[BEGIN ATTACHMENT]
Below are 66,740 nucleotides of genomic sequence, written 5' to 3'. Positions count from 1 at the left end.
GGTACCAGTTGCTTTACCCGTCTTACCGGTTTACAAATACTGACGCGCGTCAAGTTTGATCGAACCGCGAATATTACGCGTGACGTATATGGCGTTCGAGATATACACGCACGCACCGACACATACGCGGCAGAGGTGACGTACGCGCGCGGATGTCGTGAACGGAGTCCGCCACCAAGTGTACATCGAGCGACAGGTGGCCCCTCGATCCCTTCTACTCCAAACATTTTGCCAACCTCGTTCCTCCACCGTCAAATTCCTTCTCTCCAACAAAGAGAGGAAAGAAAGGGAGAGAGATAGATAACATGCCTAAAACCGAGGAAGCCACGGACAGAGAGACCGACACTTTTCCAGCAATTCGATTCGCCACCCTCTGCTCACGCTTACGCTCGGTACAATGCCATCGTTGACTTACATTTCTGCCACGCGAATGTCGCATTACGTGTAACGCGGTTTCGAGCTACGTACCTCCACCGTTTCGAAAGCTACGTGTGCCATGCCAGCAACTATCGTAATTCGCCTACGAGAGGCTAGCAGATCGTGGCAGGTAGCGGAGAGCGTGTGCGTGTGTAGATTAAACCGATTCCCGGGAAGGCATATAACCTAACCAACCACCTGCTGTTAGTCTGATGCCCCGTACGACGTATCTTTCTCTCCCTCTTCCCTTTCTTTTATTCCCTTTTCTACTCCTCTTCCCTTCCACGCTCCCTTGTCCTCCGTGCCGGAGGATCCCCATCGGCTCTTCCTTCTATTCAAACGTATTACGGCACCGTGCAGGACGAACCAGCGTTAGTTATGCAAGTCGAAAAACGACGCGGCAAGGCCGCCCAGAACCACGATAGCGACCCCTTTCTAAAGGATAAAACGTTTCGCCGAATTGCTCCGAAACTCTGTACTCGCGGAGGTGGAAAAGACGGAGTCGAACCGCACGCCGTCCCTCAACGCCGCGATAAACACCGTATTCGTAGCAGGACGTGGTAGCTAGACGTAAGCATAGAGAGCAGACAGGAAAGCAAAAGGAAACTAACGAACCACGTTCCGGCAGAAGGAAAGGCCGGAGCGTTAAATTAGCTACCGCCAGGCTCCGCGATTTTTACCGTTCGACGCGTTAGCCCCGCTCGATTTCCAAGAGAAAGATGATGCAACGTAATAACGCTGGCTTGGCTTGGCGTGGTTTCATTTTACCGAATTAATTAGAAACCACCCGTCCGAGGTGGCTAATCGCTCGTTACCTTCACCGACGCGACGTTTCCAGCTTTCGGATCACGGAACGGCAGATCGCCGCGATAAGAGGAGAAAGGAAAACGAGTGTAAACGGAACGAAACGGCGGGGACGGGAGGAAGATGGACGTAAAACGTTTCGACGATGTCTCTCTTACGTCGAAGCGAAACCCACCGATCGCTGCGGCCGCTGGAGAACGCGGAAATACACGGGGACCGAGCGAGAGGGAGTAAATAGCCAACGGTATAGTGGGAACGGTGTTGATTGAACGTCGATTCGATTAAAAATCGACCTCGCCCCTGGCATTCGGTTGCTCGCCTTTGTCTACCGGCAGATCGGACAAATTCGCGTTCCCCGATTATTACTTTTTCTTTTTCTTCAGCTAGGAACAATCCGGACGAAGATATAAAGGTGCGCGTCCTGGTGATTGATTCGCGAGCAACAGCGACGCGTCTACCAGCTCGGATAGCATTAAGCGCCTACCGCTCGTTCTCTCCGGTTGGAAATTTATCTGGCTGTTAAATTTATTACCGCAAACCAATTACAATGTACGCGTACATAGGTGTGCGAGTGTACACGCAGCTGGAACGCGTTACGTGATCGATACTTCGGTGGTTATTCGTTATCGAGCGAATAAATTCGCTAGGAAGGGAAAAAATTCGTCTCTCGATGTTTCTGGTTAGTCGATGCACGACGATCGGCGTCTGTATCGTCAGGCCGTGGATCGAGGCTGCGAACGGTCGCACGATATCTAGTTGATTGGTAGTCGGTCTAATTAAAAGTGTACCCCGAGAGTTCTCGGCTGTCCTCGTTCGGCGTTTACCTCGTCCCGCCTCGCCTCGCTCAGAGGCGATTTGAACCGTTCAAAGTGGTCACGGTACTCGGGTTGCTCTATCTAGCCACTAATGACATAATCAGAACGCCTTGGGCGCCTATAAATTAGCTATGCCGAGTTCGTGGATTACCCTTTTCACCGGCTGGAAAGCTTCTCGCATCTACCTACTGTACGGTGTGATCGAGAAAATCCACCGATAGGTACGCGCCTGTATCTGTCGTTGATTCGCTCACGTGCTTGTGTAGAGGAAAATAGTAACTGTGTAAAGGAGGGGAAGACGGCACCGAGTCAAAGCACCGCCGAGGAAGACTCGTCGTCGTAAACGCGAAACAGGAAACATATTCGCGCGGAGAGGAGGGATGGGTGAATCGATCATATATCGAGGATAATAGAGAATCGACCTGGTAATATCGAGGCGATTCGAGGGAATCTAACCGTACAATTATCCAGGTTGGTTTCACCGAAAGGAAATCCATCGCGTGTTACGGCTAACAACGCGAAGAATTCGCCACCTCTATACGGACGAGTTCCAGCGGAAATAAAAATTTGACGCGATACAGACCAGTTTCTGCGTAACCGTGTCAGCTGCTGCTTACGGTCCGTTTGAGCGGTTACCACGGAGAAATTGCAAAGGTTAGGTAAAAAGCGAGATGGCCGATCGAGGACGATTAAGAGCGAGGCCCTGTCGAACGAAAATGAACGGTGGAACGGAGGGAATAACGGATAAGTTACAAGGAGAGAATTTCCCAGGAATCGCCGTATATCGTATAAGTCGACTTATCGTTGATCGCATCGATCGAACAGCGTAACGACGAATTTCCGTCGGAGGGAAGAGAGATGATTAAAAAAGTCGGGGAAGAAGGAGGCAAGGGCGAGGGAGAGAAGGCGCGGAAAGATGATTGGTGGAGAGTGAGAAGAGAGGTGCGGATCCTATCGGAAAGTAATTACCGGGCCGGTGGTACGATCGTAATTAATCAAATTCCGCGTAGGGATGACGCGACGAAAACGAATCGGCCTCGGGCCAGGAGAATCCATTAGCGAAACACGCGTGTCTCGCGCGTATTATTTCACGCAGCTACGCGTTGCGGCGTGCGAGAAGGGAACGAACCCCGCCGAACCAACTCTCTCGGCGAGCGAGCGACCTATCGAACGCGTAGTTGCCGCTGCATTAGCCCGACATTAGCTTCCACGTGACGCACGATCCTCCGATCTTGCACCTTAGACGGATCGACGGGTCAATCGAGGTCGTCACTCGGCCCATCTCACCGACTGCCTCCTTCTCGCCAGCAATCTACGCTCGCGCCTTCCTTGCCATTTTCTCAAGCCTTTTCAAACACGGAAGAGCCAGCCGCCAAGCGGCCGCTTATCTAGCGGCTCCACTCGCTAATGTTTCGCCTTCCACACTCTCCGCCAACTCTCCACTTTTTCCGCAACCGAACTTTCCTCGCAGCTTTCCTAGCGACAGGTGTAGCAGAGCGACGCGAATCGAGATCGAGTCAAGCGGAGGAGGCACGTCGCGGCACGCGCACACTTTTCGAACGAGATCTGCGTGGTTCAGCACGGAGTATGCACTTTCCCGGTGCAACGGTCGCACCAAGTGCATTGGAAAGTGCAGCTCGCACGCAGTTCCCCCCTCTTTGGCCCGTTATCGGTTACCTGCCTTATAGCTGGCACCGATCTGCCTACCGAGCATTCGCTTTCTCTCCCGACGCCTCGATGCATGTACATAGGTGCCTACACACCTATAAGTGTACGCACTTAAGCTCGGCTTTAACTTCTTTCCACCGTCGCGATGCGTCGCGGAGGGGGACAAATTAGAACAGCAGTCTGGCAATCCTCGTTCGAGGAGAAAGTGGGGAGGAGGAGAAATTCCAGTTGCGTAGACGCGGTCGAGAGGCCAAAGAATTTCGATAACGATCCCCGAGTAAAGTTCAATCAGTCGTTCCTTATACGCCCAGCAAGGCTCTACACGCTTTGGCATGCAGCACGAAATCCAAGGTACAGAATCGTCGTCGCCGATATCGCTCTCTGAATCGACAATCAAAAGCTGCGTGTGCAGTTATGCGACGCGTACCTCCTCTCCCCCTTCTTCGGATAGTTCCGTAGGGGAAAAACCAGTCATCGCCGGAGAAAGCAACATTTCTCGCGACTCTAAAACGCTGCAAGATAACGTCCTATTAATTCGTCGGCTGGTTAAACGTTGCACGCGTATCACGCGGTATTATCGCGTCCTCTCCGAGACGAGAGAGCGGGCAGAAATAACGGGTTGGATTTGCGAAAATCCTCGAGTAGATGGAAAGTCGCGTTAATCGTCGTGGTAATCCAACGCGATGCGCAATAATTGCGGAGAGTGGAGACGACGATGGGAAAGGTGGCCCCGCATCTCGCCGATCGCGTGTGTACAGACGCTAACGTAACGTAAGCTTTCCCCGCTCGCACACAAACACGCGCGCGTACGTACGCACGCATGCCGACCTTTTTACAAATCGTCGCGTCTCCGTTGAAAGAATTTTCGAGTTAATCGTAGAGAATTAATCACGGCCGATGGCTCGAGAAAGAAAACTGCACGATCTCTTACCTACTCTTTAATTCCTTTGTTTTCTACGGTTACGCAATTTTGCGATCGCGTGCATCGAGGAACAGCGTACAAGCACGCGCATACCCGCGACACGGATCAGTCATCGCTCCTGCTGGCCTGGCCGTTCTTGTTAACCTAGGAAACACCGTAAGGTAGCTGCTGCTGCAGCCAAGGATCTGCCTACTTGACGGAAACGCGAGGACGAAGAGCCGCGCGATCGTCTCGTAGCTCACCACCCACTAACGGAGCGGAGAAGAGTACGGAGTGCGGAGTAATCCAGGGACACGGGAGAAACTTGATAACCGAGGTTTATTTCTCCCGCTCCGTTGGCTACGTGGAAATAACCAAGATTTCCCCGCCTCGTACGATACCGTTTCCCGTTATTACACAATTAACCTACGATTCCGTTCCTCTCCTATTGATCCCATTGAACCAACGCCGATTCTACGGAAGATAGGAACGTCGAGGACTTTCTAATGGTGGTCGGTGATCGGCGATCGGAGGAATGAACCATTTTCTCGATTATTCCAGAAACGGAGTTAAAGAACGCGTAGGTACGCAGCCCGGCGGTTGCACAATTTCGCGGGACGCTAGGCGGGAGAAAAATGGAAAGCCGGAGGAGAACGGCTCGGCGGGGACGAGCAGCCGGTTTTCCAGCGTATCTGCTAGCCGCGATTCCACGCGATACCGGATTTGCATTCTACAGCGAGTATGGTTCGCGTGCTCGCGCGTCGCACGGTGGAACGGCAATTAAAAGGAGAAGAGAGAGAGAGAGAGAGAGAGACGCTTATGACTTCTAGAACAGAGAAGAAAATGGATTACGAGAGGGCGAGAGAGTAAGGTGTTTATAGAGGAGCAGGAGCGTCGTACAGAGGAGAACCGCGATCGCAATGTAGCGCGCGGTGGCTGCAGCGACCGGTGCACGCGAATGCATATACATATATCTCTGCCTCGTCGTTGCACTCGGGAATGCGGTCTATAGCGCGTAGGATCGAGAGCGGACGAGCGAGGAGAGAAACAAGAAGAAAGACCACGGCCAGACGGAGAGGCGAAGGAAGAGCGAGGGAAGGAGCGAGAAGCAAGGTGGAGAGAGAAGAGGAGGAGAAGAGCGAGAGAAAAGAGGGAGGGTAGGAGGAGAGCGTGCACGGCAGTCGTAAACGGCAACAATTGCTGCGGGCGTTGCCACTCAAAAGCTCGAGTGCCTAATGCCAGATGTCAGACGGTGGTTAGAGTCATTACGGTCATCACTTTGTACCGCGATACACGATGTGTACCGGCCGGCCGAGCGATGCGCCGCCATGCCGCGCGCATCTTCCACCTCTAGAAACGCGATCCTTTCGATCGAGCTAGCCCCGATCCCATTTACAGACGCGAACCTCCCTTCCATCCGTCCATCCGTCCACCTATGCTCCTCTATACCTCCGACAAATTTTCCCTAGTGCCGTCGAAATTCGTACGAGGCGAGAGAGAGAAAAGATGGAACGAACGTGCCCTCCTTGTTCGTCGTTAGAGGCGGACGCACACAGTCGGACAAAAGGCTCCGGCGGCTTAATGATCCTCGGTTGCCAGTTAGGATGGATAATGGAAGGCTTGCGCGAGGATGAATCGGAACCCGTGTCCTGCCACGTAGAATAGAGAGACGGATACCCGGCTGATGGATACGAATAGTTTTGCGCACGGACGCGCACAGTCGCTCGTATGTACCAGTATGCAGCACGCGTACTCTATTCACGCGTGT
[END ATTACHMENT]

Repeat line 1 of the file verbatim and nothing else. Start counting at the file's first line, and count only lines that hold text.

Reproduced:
Below are 66,740 nucleotides of genomic sequence, written 5' to 3'. Positions count from 1 at the left end.